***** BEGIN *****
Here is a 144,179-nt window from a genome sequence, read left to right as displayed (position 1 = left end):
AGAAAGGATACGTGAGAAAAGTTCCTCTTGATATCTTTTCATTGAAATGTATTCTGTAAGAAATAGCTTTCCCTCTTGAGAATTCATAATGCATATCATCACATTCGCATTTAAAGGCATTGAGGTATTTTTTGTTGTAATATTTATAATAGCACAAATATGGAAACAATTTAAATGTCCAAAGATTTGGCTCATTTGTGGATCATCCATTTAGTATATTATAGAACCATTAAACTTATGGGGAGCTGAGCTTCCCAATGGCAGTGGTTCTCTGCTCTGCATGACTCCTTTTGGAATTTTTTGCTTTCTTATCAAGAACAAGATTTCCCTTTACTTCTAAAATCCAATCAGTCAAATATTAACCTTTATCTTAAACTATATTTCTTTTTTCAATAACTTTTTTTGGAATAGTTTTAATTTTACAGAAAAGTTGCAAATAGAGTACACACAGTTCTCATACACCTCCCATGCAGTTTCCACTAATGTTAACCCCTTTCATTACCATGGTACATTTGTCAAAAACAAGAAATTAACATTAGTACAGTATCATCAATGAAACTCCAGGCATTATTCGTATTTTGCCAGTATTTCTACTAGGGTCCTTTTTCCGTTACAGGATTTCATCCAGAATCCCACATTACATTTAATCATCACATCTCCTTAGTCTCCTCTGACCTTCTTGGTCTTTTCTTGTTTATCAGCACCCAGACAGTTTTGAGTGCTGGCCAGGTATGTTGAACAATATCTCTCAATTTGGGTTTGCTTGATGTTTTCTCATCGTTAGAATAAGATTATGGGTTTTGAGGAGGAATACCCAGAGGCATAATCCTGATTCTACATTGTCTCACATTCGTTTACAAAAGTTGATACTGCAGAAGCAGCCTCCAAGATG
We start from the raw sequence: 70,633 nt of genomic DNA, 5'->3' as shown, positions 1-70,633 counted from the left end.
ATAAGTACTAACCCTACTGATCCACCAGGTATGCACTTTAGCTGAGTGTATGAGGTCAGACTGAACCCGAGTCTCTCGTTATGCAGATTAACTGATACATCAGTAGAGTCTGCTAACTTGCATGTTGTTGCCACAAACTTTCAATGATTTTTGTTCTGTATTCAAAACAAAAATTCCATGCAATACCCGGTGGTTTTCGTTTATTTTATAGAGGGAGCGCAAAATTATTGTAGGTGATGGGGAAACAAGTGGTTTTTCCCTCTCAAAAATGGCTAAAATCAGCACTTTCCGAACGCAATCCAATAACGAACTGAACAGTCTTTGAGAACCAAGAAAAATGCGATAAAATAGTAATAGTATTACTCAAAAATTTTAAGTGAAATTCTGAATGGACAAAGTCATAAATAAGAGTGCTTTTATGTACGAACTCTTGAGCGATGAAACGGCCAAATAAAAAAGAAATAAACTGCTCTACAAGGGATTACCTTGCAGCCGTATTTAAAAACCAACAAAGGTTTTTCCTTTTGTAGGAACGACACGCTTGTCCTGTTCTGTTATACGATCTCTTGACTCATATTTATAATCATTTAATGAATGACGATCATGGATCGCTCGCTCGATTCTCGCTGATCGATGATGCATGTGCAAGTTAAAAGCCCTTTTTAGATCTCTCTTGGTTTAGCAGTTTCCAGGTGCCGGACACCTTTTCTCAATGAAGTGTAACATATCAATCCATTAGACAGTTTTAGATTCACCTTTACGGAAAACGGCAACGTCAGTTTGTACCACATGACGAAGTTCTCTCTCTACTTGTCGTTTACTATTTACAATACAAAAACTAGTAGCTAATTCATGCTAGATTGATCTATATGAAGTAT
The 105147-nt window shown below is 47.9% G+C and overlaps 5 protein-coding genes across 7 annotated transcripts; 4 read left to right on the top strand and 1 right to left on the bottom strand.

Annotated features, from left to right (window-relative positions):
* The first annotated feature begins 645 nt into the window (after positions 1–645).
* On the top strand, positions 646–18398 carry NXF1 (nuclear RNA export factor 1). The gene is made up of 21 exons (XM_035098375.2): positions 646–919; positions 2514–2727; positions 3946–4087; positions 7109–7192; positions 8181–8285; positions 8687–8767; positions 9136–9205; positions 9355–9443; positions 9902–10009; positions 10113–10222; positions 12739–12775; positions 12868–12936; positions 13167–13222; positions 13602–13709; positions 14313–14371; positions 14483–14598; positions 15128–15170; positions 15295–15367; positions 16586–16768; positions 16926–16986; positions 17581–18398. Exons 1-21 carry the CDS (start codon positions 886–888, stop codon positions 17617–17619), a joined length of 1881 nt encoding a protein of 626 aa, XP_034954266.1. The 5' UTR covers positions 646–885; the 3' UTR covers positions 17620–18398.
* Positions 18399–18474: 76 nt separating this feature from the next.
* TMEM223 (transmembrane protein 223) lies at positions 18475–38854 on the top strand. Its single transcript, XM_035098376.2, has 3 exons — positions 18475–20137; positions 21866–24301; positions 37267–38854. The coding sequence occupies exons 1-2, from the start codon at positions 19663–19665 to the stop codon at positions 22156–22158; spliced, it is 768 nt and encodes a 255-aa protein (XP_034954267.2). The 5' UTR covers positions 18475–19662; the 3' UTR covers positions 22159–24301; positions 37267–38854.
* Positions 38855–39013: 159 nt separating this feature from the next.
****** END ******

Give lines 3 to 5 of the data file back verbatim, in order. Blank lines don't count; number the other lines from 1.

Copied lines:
We start from the raw sequence: 70,633 nt of genomic DNA, 5'->3' as shown, positions 1-70,633 counted from the left end.
ATAAGTACTAACCCTACTGATCCACCAGGTATGCACTTTAGCTGAGTGTATGAGGTCAGACTGAACCCGAGTCTCTCGTTATGCAGATTAACTGATACATCAGTAGAGTCTGCTAACTTGCATGTTGTTGCCACAAACTTTCAATGATTTTTGTTCTGTATTCAAAACAAAAATTCCATGCAATACCCGGTGGTTTTCGTTTATTTTATAGAGGGAGCGCAAAATTATTGTAGGTGATGGGGAAACAAGTGGTTTTTCCCTCTCAAAAATGGCTAAAATCAGCACTTTCCGAACGCAATCCAATAACGAACTGAACAGTCTTTGAGAACCAAGAAAAATGCGATAAAATAGTAATAGTATTACTCAAAAATTTTAAGTGAAATTCTGAATGGACAAAGTCATAAATAAGAGTGCTTTTATGTACGAACTCTTGAGCGATGAAACGGCCAAATAAAAAAGAAATAAACTGCTCTACAAGGGATTACCTTGCAGCCGTATTTAAAAACCAACAAAGGTTTTTCCTTTTGTAGGAACGACACGCTTGTCCTGTTCTGTTATACGATCTCTTGACTCATATTTATAATCATTTAATGAATGACGATCATGGATCGCTCGCTCGATTCTCGCTGATCGATGATGCATGTGCAAGTTAAAAGCCCTTTTTAGATCTCTCTTGGTTTAGCAGTTTCCAGGTGCCGGACACCTTTTCTCAATGAAGTGTAACATATCAATCCATTAGACAGTTTTAGATTCACCTTTACGGAAAACGGCAACGTCAGTTTGTACCACATGACGAAGTTCTCTCTCTACTTGTCGTTTACTATTTACAATACAAAAACTAGTAGCTAATTCATGCTAGATTGATCTATATGAAGTAT
The 105147-nt window shown below is 47.9% G+C and overlaps 5 protein-coding genes across 7 annotated transcripts; 4 read left to right on the top strand and 1 right to left on the bottom strand.